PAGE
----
'This problem is on a scale that I don't think we've seen before,' one Michigan voting rights advocate said.
Following his arrest last week by the Federal Bureau of Investigation for his involvement in the Jan. 6, 2021, U.S. Capitol insurrection, Michigan Republican gubernatorial candidate Ryan D. Kelley appeared on a podcast hosted by former President Donald Trump senior adviser Steve Bannon to air his grievances with law enforcement and Democrats.
On the June 11 episode of Bannon's "War Room" podcast, Kelley claimed his arrest was politically motivated and represented a "weaponization of the FBI."
"This is the strong hand of the Democratic Party continuing this wild goose chase of this January 6 baseless claims of an insurrection, right?" Kelley told Bannon. "There's threats to our Supreme Court justices. That's the real insurrection, if you want to look at an insurrection."
Kelley also claimed without evidence that because of his arrest, his support in Michigan had "tenfold grown," and that they had "just handed me the governor's seat in Michigan. Not only are some of these people going to go to jail, we're going to turn our state around and we are going to be leading this nation in freedom."
A judge released Kelley on his own recognizance on June 9, and a court date is set for June 16.
Bannon also spoke with Doug Mastriano, the GOP nominee for Pennsylvania governor who was also in attendance at the Jan. 6 insurrection, in the same episode. On Monday, Mastriano's campaign announced it had hired Jenna Ellis — a former member of Trump's legal team who aided his campaign's efforts to overturn the election — as a legal adviser.
Chiropractor Garrett Soldano and conservative pundit Tudor Dixon — two of Kelley's GOP primary opponents in the race to unseat Michigan Democratic Gov. Gretchen Whitmer — expressed outrage at Kelley's arrest, called into question its timing coinciding with the House of Representatives' investigation into the insurrection, and claimed that the nation's top law enforcement agency was acting as an "arm of the Democratic Party."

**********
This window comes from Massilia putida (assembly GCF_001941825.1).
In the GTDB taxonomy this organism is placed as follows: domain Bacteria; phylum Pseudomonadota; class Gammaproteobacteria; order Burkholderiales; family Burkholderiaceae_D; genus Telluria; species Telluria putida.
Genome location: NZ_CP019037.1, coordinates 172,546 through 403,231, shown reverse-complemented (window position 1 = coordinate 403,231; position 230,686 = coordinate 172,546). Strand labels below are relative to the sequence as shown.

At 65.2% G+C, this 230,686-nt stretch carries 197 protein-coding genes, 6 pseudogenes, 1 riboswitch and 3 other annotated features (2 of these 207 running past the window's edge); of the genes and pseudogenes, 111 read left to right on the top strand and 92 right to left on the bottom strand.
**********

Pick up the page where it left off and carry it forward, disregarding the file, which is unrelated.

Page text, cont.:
On Monday, at hearings held by the House select committee investigating the Jan. 6, 2021, attacks, the committee heard testimony to the effect that Trump's campaign advisers told him that election fraud claims in Michigan — including the rumors surrounding ballot dumping at the TCF Center in Detroit, and allegations of foul play in the counting of ballots in Antrim County — were false.
While there have been many audits of the 2020 Michigan election, none have provided proof of serious fraud. There are currently multiple investigations ongoing into attempts to interfere with the election. So far, 15 Michigan residents have been charged with participation in the Jan. 6, 2021, riots.
Earlier this month, Politico reported that the Republican National Committee is recruiting "an army" of partisan volunteers to become poll workers ahead of the November midterm elections so they can oversee voting and dispute election results in real-time — particularly in Democratic districts.
"It's going to be an army," Matthew Seifried, the RNC's election integrity director for Michigan, said at a training session last October, according to recordings obtained by Politico. "We're going to have more lawyers than we've ever recruited, because let's be honest, that's where it’s going to be fought, right?"
Michigan Department of State spokesperson Tracy Wimmer told the American Independent Foundation that an influx of partisan poll workers could pose a threat to the state's free and fair elections.
"What is concerning about recent reporting is the suggestion that those training election workers are feeding them misinformation and lies that could possibly lead them to break the law and infringe citizens' constitutional voting rights," Wimmer said in a statement.
Sharon Dolente, a senior advisor to Promote The Vote Michigan, said that election officials are familiar with such attempts to "observe" polling stations, adding that it happened in 2020. Still, the prevalence of election deniers on the ballot this fall could create challenges for poll workers by riling up a part of the electorate to expect foul play, Dolente added.
"The regulation of this very coordinated program with what appears to be a very inappropriate intention about what these individuals are to be doing," Dolente told the American Independent Foundation. "This problem is on a scale that I don't think we've seen before."
Published with permission of The American Independent Foundation.